The Infamous 85-Minute Star Wars Cut That Fixed The Franchise, Made By That 70s Show Star

By Henry Hards | Published

Often, when fans say they could have done a better job than someone perceived to have ruined the object of their devotion, it’s just a lot of hot air. Just fans being fans without any real way (or ability) to back up the claims at all.

Unless, of course, that fan is That 70s Show‘s Topher Grace who made major waves when he actually showed off something that few have tried to pull off. He made an 85-minute recut of the Star Wars prequels. You read that correctly.

Topher Grace re-edited George Lucas’ three prequel films – which run a collective 418 minutes – into one coherent feature-length film. And by all accounts, it’s pretty darn good!

Topher Grace
Topher Grace

In addition to slashing the running time (and to make those cuts and still have a coherent storyline), Grace shifted and refocused things a little from the prequels we know and argue over.

Gone are all the pod racing, unnecessary exposition, and obnoxious CGI characters that clutter Star Wars: Episode I – The Phantom Menace. Instead, Grace begins his film with the end of that one: with the final showdown between Obi-Wan, Qui-Gon, and Darth Maul.

It’s hilarious to think that most of The Phantom Menace could effectively be eliminated without causing any real confusion in the overall story. Not a great look for George Lucas and company, but does speak to the problems fans had with the first prequel when it originally hit theaters.

How Topher Grace's Star Wars prequel begins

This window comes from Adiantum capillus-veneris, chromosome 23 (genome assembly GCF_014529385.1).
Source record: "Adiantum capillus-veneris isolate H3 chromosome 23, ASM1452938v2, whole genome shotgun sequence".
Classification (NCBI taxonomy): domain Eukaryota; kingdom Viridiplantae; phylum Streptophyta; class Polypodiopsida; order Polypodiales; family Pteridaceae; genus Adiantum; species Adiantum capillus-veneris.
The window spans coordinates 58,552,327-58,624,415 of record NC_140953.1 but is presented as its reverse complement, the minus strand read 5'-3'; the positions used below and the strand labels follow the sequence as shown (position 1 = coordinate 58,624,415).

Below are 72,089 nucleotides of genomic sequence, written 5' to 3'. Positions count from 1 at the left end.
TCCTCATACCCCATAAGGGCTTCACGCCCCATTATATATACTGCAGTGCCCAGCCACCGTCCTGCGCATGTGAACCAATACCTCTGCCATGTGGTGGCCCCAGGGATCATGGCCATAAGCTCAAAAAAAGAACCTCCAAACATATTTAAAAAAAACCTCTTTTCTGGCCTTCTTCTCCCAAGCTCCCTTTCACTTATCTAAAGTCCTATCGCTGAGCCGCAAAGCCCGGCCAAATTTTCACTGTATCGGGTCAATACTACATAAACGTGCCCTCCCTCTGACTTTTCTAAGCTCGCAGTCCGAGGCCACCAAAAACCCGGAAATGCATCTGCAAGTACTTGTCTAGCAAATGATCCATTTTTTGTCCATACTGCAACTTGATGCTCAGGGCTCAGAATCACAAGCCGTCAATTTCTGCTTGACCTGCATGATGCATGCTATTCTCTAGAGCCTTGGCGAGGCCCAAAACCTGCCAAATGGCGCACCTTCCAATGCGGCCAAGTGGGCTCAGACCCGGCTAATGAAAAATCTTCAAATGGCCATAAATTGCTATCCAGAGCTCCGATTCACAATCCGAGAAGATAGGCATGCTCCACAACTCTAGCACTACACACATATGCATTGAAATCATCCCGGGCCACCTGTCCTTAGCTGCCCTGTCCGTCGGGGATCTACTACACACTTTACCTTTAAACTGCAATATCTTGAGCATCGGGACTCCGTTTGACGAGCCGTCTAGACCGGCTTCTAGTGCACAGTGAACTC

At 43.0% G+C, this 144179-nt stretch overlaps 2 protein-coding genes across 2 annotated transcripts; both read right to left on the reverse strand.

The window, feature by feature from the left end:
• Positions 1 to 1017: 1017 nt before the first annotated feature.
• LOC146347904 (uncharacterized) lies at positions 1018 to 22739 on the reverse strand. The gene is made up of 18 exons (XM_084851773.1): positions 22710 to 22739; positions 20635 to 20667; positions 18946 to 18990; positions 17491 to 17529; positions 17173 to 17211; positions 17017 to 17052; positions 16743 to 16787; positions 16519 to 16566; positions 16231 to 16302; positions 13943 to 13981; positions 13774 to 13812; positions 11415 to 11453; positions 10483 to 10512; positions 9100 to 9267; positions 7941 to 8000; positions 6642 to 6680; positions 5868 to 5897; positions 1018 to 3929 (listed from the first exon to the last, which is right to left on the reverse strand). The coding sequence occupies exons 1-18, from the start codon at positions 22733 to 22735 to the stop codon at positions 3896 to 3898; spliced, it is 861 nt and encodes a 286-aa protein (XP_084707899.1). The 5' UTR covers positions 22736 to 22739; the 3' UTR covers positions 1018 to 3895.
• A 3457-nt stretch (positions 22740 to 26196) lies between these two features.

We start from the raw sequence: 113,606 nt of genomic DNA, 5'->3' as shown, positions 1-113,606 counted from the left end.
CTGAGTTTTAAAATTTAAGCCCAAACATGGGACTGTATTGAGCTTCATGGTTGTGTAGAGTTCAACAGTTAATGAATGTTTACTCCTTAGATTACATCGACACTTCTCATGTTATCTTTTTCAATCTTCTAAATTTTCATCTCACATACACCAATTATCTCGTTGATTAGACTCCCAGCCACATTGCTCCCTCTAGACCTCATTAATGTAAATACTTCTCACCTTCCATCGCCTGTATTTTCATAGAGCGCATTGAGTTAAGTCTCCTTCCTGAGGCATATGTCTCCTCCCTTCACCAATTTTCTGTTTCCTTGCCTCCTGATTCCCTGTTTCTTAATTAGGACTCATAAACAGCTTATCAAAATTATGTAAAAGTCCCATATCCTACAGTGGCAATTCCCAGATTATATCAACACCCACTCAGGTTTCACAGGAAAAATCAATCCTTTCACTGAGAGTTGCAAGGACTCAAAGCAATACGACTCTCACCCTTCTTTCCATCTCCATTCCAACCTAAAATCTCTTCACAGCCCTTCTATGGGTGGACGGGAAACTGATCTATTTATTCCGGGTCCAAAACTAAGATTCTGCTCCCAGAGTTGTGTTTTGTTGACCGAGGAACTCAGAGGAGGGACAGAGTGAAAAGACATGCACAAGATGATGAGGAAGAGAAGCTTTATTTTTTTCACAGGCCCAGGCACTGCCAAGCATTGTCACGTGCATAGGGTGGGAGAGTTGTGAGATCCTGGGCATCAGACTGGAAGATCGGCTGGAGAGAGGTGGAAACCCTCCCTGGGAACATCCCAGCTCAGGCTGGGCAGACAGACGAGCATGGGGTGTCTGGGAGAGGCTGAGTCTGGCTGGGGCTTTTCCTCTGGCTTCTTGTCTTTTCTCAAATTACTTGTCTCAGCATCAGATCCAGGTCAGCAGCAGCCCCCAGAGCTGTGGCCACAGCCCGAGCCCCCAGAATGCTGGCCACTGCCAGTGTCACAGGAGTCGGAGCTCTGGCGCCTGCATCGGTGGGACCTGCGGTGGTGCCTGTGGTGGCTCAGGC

How Topher Grace’s Star Wars prequel begins

Topher Grace kept much of the action from the Lucas films but eliminated any lightsaber battles unless they were relevant to the actual storylines he emphasizes. Those are largely about the Anakin-Padme relationship and Obi-Wan’s search for the individuals trying to assassinate politicians.

Scenes like the one where Padme brings Anakin home to meet her family that were deleted from Lucas’ films but shed light on characters and relationships are reinstated. In this way, Grace took out actual relevant pieces of the story that could find their way into the original final cut.

Anakin visits Padme at home

Grace provides a smooth transition to the original trilogy by ending his film on the image of the menacing Darth Vader sans that much-maligned “Nooo!”

This is yet another example of less is more in this kind of storytelling, especially where Star Wars is concerned. True fans already understand the depth of the pain here; it didn’t need to be hammered home in such an obvious (and kind of silly) way.

Of course, it’s not without its drawbacks. Cutting over 300 minutes out of a series will leave a few holes and move things at a pace that might be strange for those familiar with the originals.

According to Steve Weintraub at Collider and others who have been allowed to see it, Grace’s film is a thematically tight, action-packed, and enjoyable film.

Topher Grace’s cut, first completed in 2012, went on to inspire others to take up the Star Wars editing mantle in the years that followed. Topher Grace even helped produce and splice a 5-minute cut of the entire franchise, trailer-style that brings in elements from nearly every Star Wars production having to do with the original timeline and characters.

His 5-minute cut rather beautifully encapsulates the central ethos of the franchise while also shifting things into place from movies like Solo, Rogue One, and, of course, the other timeline movies as well.

Topher Grace’s 5-minute Star Wars cut

Unfortunately, Topher Grace’s 85-minute Star Wars cut won’t be coming to a big or small screen near you soon (or ever). Disney would never allow it.

Topher Grace doesn’t plan to hold more public screenings or distribute the film, even though thousands of fans of Star Wars films would probably jump at the opportunity to see the prequels without Jar Jar Binks. He’s probably too afraid of being sued by Disney.